Some Airlines Are Putting a Ban on Booze in Response to COVID-19
Chances are, you haven’t been on a plane in quite some time. Thanks to the coronavirus outbreak, we’ve all been avoiding travel like the plague. Germy airports and airplanes just seem far too risky during a pandemic!
However, now that many areas in the world are loosening restrictions as spikes and cases decline, more and more people are wondering whether it’s safe to fly and if a vacation this summer can actually be a possibility.
Being on an airplane right now is a bit different than what we once knew. For example, many flights are attempting to leave seats open in between other passengers (e.g., not allowing the middle seats to be filled) in order to maintain social distancing even in an enclosed space.
Additionally, some airlines have begun to board passengers back to front (instead of boarding by group number), so that fewer passengers have the need to pass by others.
As far as rules and regulations for passengers, most airports and airlines are requiring masks or face coverings and that they be kept on the whole flight. On your flight itself, you can expect everything from your seat to your food trays to have received a deep cleaning between each flight.
Speaking of those tray tables, getting food on a plane isn’t quite how it was just a couple of months ago. Flight attendants offer up your grub in individually wrapped bags as a way to reduce contact between you and them.
And now, some airlines—including Easyjet and KLM in Europe, Delta Air Lines and American Airlines in the United States, and Asia’s Virgin Australia—are even putting a ban on booze! So you can’t even drink away your worries about the virus.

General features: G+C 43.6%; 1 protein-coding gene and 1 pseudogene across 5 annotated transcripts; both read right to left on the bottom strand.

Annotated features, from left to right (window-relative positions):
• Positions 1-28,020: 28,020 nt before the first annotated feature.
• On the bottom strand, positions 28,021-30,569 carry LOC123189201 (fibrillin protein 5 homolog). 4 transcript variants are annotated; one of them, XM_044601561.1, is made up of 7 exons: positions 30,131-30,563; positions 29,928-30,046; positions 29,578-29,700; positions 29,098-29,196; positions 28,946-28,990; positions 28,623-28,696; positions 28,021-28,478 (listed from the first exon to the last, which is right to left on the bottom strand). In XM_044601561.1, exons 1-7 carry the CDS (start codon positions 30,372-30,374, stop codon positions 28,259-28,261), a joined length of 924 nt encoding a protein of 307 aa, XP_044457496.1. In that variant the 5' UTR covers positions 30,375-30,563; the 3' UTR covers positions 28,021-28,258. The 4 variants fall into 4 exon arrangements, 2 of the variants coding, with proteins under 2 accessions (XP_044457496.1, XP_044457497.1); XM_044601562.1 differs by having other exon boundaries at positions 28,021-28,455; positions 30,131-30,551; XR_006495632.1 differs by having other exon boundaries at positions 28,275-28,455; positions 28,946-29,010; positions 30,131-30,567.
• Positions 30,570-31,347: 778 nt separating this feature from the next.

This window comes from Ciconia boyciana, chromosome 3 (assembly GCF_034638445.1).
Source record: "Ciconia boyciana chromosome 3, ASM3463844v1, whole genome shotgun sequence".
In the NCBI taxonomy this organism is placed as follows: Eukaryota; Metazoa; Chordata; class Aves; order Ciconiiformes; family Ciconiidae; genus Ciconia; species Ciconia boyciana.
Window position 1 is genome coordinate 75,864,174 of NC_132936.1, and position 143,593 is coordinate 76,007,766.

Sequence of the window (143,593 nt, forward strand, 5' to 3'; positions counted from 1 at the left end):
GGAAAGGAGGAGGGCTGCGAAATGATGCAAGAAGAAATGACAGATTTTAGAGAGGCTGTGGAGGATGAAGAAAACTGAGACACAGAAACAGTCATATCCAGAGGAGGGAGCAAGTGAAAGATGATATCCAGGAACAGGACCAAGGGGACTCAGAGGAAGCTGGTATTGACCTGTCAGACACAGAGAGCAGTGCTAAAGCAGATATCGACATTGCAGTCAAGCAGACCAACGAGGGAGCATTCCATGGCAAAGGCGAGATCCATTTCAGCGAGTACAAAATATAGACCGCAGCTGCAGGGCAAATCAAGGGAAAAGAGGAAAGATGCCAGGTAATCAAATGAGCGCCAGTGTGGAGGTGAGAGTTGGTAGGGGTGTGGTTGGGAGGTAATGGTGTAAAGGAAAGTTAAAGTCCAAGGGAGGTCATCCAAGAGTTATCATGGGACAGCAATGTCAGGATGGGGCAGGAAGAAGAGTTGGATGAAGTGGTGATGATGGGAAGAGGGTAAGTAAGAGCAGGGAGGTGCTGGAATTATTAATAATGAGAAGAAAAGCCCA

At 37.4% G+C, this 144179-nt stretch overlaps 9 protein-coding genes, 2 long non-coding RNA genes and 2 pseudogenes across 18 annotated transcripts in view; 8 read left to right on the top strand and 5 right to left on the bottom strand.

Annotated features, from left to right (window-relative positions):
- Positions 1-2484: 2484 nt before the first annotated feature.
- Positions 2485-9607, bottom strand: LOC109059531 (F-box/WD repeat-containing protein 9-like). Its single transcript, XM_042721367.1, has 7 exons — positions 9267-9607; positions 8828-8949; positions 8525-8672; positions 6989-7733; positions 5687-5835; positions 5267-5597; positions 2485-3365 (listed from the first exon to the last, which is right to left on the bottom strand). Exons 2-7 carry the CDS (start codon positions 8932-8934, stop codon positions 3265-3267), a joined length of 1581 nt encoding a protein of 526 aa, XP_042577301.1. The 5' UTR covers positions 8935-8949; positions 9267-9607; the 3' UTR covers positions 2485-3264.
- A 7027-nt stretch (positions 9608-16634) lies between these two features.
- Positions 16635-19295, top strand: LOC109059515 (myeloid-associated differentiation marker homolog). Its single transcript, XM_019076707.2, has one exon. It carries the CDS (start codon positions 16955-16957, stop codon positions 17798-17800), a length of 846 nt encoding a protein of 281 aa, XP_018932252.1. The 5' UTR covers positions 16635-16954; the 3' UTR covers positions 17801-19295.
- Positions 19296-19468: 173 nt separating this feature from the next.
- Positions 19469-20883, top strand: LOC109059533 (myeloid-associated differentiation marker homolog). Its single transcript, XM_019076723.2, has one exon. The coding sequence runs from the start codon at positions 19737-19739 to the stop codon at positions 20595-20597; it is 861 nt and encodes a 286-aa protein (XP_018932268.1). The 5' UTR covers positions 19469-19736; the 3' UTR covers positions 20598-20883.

How exactly does banning alcohol help limit the spread of coronavirus on an airplane? It’s just one more way that crew members and passengers can minimize interaction.
In fact, not only will wine, beer and liquor be off the menu for the time being, but you may not even get to order any other beverage other than water. So if you want something a bit more flavorful, you may have to purchase it at the airport before getting on the plane.
Hey, anything in the name of staying safe during a pandemic, right—even if it means you can’t drink? To learn more about what airlines the booze ban applies to and why the change is important in limiting the spread of coronavirus, check out the video below.
Have you flown on an airplane since March, when this pandemic began? Do you think banning booze on an airplane will help limit the spread of coronavirus? What other restrictions do you think will help keep the journey safe for all?